21/11/2014 - 14:40

Slow motion on coastal high-rise

21/11/2014 - 14:40

Bookmark

Save articles for future reference.

Developers and prospective buyers of apartments with ocean views remain frustrated by the lack of opportunities along the metropolitan coast.

Slow motion on coastal high-rise
DEMAND: The Aria project generated significant opposition from western suburbs residents.

Developers and prospective buyers of apartments with ocean views remain frustrated by the lack of opportunities along the metropolitan coast.

While there’s no shortage of buyer interest in such projects, a combination of planning guidelines, added red tape costs, and vocal opposition from local residents is stifling development.

One project now under way is Blackburne Property Group’s $145 million Aria project in Swanbourne, with construction beginning last week.

Located adjacent to the Cottesloe Golf Course, Blackburne Property Group managing director Paul Blackburne said Aria generated more than 1,000 expressions of interest during its marketing phase.

But Mr Blackburne said at the same time, the prevailing feeling was that the project had garnered significant opposition from western suburbs residents.

He said the experience with Aria was indicative of the challenges developers faced when planning to build near Perth’s beaches.

“The majority of residents, and the vast majority of people, want good development in the suburbs,” Mr Blackburne told Business News.

“But the majority that do want quality apartment living don’t get a voice, and the minority that are looking after their own interests and not looking at the bigger picture of the state seem to get the most voice.”

The other big challenge, Mr Blackburne said, was local government planning guidelines, which did not allow for high-rise multi-residential development.

“Somewhere like Cottesloe, an iconic beachfront, five to eight storeys is an appropriate height,” Mr Blackburne said.

“However, we’ve got hundreds of kilometres of pristine coastline, there’s no reason that 10 to 20 per cent of that can’t be set aside for high-rise development of 10 to 20 storeys.

“This is the thing, everyone says ‘we don’t want to be Gold Coast’, but between Joondalup and Mandurah, there is somewhere between 20 and 30 pristine beaches.

“Why don’t we just pick one of them and get a really cool small city on the coast?”

The state’s biggest apartment developer, Finbar Group, has completed 4,120 apartments in the past 20 years, but just 96 of those – in its Monterey Bay and Del Mar projects in Mandurah – have been near the coast.

Finbar Group managing director Darren Pateman said the relatively high cost of coastal development sites had made pursuing such projects commercially unviable.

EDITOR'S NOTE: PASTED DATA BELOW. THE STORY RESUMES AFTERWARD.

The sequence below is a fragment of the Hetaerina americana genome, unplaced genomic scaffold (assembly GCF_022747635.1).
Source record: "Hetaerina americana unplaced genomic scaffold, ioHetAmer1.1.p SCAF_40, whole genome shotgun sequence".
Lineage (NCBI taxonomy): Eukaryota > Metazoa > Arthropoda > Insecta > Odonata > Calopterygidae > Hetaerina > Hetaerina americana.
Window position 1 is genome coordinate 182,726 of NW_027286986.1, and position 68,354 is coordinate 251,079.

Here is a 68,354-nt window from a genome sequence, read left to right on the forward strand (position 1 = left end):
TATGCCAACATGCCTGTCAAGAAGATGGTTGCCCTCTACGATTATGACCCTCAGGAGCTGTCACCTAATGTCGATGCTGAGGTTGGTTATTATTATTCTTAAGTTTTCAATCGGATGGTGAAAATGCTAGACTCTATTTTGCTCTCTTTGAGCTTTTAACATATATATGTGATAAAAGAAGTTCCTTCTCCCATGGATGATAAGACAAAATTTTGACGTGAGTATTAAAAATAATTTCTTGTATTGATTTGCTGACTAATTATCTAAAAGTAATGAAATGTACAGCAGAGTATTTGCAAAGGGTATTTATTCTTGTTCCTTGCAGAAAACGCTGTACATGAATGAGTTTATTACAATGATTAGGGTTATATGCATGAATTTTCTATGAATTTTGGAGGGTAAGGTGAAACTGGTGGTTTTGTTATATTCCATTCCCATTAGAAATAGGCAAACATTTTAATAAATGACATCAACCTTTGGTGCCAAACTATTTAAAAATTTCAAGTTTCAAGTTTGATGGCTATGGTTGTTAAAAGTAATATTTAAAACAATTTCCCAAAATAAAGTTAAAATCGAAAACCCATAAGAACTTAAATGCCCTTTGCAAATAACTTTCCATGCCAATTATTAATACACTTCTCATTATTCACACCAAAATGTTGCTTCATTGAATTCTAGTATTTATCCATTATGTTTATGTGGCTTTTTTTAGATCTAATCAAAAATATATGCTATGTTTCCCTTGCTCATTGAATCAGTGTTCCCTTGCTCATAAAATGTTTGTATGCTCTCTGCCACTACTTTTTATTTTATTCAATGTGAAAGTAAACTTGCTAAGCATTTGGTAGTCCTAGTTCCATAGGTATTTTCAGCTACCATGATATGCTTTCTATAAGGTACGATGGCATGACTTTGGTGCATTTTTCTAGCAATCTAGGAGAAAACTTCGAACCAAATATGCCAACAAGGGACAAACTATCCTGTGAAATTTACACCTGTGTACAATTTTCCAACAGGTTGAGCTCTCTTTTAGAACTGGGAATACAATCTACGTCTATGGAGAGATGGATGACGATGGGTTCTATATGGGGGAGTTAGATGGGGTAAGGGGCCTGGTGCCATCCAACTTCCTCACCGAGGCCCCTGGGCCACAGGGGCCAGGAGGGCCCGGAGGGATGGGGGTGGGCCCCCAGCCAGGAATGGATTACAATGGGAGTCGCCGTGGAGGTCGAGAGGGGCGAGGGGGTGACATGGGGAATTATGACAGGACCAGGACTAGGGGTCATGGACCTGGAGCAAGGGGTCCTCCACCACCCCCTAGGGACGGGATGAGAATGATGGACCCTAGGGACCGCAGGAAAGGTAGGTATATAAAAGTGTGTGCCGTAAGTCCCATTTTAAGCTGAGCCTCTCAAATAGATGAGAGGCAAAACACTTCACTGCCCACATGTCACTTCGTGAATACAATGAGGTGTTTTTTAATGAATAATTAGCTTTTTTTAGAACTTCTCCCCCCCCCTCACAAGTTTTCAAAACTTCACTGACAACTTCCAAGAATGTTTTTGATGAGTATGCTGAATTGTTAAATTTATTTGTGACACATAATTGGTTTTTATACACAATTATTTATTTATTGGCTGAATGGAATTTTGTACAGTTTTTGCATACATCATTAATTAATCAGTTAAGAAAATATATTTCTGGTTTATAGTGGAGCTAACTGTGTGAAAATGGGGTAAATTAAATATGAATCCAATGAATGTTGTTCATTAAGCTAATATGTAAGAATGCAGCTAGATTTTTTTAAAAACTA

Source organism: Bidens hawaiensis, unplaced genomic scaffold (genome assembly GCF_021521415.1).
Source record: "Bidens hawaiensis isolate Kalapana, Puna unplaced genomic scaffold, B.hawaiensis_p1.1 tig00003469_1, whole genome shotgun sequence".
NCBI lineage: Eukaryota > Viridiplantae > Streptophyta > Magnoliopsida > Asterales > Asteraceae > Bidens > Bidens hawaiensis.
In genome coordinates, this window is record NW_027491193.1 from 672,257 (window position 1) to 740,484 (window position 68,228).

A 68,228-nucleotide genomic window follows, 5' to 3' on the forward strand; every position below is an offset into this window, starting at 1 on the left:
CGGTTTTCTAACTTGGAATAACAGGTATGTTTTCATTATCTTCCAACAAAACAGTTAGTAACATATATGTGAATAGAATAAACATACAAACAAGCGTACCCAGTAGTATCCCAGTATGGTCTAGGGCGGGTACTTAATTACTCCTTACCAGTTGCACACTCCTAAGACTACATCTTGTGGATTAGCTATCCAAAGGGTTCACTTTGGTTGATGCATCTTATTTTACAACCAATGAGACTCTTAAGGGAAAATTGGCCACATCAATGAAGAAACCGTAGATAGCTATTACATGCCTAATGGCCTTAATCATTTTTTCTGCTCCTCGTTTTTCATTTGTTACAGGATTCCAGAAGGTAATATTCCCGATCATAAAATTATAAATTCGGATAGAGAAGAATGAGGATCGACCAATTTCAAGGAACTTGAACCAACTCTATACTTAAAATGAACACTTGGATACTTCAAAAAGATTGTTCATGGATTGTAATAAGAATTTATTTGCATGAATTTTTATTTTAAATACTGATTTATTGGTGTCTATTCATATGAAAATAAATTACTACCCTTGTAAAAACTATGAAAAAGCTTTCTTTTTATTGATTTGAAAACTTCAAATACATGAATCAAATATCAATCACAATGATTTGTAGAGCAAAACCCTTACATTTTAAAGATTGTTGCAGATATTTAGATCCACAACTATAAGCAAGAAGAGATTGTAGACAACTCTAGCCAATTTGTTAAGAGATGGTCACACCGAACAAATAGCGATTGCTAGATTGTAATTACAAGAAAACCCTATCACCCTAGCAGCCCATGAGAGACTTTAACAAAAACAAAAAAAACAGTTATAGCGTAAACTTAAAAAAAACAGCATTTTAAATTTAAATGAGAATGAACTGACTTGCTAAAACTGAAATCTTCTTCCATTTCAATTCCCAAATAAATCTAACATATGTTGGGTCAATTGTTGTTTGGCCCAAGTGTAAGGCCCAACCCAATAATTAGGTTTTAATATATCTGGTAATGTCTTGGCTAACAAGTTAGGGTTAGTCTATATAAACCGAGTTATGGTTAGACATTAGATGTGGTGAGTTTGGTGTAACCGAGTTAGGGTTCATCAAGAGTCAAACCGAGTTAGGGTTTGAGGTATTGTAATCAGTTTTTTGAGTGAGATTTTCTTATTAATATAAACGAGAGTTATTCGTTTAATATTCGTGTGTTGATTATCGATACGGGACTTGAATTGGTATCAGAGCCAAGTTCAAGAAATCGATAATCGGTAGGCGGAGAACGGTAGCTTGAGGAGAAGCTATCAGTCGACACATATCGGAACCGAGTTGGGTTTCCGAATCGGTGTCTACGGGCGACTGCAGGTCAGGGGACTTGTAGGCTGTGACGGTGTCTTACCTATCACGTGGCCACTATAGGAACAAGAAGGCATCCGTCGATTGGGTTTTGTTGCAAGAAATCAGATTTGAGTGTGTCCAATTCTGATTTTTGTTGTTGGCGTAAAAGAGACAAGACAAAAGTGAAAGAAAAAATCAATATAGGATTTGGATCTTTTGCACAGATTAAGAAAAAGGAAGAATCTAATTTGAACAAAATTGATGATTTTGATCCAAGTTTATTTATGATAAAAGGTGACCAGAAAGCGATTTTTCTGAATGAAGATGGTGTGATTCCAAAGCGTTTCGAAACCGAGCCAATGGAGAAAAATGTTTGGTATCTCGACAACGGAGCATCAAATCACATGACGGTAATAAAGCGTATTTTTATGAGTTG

“There have been a couple of coastal sites we’ve tried to acquire in the past, but it’s not an area where we focus our attention,” Mr Pateman said.

“Generally, they are a lot more expensive on a per-unit basis than inner-city suburbs, and up until recently it’s been very difficult to get enough height and density to have a feasible project from our perspective.”

One of the only areas in Perth where apartment construction has been encouraged in scale is the Cockburn Coast, between South Beach and Port Coogee.

The first oceanside apartment projects at Port Coogee, Match’s Helm and TRG Properties’ Ocean Edge, will be complete before the end of the year.

At South Beach, projects already completed include Stockland’s Islands, and Diploma Group’s Move.

Further apartment development between Port Coogee and South Beach is expected, but with the exception of TRG’s Marina Edge apartments, which are currently being marketed, the majority of the projects remain in the planning phase.

Leighton Beach has also been popular with developers, with Mirvac Group recently launching marketing for the second stage of its Latitude at Leighton project, situated alongside Brookfield Multiplex’s Leighton Beach apartments.

Colliers International residential director Jo-Anne Chin said the next area to watch for coastal apartment development would be Scarborough.

It’s expected a master plan for the Scarborough beachfront will be finalised by the Metropolitan Redevelopment Authority by the end of 2014.

Diploma Group has already moved on the suburb, announcing a $35 million, nine-storey apartment project last week.

However, Ms Chin said she didn’t expect much action at Cottesloe, despite the state government moving earlier this year to allow up to five to eight storeys along Marine Parade.

Ms Chin said the expected groundswell of opposition would make an apartment project of sufficient scale and density a difficult proposition.

“The cost of going through that process is unbelievable and onerous, so you really have to consider that as a developer as part of your analysis,” she said.

“If there are other really great locations where you can develop … then as a developer you’d say ‘well let's go to Scarborough’ instead.”

STANDING BY BUSINESS. TRUSTED BY BUSINESS.

Subscription Options